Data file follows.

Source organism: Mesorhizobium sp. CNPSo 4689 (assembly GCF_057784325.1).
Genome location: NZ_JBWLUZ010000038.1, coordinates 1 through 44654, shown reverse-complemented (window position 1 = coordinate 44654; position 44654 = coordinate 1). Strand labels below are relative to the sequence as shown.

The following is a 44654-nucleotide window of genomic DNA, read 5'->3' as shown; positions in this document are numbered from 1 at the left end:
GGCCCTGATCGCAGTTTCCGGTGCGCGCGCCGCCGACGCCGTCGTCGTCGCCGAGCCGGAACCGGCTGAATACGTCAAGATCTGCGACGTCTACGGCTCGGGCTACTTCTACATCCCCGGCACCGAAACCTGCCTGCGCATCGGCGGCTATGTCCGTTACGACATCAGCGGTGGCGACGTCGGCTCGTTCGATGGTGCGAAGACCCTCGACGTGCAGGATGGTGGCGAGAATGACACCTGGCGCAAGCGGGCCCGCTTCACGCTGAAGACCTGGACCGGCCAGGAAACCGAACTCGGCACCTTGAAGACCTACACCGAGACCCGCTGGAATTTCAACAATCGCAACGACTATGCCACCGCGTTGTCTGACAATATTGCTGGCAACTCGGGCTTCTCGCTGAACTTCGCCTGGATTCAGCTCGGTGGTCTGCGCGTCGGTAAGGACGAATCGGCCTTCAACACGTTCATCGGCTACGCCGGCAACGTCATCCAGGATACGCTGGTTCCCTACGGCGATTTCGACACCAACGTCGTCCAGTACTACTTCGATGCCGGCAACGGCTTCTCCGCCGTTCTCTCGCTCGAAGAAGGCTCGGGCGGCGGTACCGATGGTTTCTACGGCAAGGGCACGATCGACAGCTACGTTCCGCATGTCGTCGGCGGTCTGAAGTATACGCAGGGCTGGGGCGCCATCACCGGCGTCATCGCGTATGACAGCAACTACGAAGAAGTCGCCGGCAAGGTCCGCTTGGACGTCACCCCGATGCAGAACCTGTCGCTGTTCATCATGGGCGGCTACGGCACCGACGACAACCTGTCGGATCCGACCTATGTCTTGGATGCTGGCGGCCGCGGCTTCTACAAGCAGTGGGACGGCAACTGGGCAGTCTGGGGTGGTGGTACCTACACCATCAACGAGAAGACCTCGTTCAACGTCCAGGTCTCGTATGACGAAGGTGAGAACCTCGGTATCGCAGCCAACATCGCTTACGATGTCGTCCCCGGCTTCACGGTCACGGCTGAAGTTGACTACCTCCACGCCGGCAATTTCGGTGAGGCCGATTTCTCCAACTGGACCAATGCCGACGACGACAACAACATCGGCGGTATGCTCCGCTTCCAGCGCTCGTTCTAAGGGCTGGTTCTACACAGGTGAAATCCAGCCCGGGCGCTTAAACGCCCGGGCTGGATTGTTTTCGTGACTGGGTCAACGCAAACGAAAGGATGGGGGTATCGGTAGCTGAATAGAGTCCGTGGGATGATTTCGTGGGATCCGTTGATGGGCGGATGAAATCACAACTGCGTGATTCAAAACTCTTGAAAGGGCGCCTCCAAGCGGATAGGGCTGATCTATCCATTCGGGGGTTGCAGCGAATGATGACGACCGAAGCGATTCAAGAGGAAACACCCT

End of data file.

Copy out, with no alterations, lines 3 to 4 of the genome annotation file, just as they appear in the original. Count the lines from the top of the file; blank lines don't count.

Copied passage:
The following is a 44654-nucleotide window of genomic DNA, read 5'->3' as shown; positions in this document are numbered from 1 at the left end:
GGCCCTGATCGCAGTTTCCGGTGCGCGCGCCGCCGACGCCGTCGTCGTCGCCGAGCCGGAACCGGCTGAATACGTCAAGATCTGCGACGTCTACGGCTCGGGCTACTTCTACATCCCCGGCACCGAAACCTGCCTGCGCATCGGCGGCTATGTCCGTTACGACATCAGCGGTGGCGACGTCGGCTCGTTCGATGGTGCGAAGACCCTCGACGTGCAGGATGGTGGCGAGAATGACACCTGGCGCAAGCGGGCCCGCTTCACGCTGAAGACCTGGACCGGCCAGGAAACCGAACTCGGCACCTTGAAGACCTACACCGAGACCCGCTGGAATTTCAACAATCGCAACGACTATGCCACCGCGTTGTCTGACAATATTGCTGGCAACTCGGGCTTCTCGCTGAACTTCGCCTGGATTCAGCTCGGTGGTCTGCGCGTCGGTAAGGACGAATCGGCCTTCAACACGTTCATCGGCTACGCCGGCAACGTCATCCAGGATACGCTGGTTCCCTACGGCGATTTCGACACCAACGTCGTCCAGTACTACTTCGATGCCGGCAACGGCTTCTCCGCCGTTCTCTCGCTCGAAGAAGGCTCGGGCGGCGGTACCGATGGTTTCTACGGCAAGGGCACGATCGACAGCTACGTTCCGCATGTCGTCGGCGGTCTGAAGTATACGCAGGGCTGGGGCGCCATCACCGGCGTCATCGCGTATGACAGCAACTACGAAGAAGTCGCCGGCAAGGTCCGCTTGGACGTCACCCCGATGCAGAACCTGTCGCTGTTCATCATGGGCGGCTACGGCACCGACGACAACCTGTCGGATCCGACCTATGTCTTGGATGCTGGCGGCCGCGGCTTCTACAAGCAGTGGGACGGCAACTGGGCAGTCTGGGGTGGTGGTACCTACACCATCAACGAGAAGACCTCGTTCAACGTCCAGGTCTCGTATGACGAAGGTGAGAACCTCGGTATCGCAGCCAACATCGCTTACGATGTCGTCCCCGGCTTCACGGTCACGGCTGAAGTTGACTACCTCCACGCCGGCAATTTCGGTGAGGCCGATTTCTCCAACTGGACCAATGCCGACGACGACAACAACATCGGCGGTATGCTCCGCTTCCAGCGCTCGTTCTAAGGGCTGGTTCTACACAGGTGAAATCCAGCCCGGGCGCTTAAACGCCCGGGCTGGATTGTTTTCGTGACTGGGTCAACGCAAACGAAAGGATGGGGGTATCGGTAGCTGAATAGAGTCCGTGGGATGATTTCGTGGGATCCGTTGATGGGCGGATGAAATCACAACTGCGTGATTCAAAACTCTTGAAAGGGCGCCTCCAAGCGGATAGGGCTGATCTATCCATTCGGGGGTTGCAGCGAATGATGACGACCGAAGCGATTCAAGAGGAAACACCCT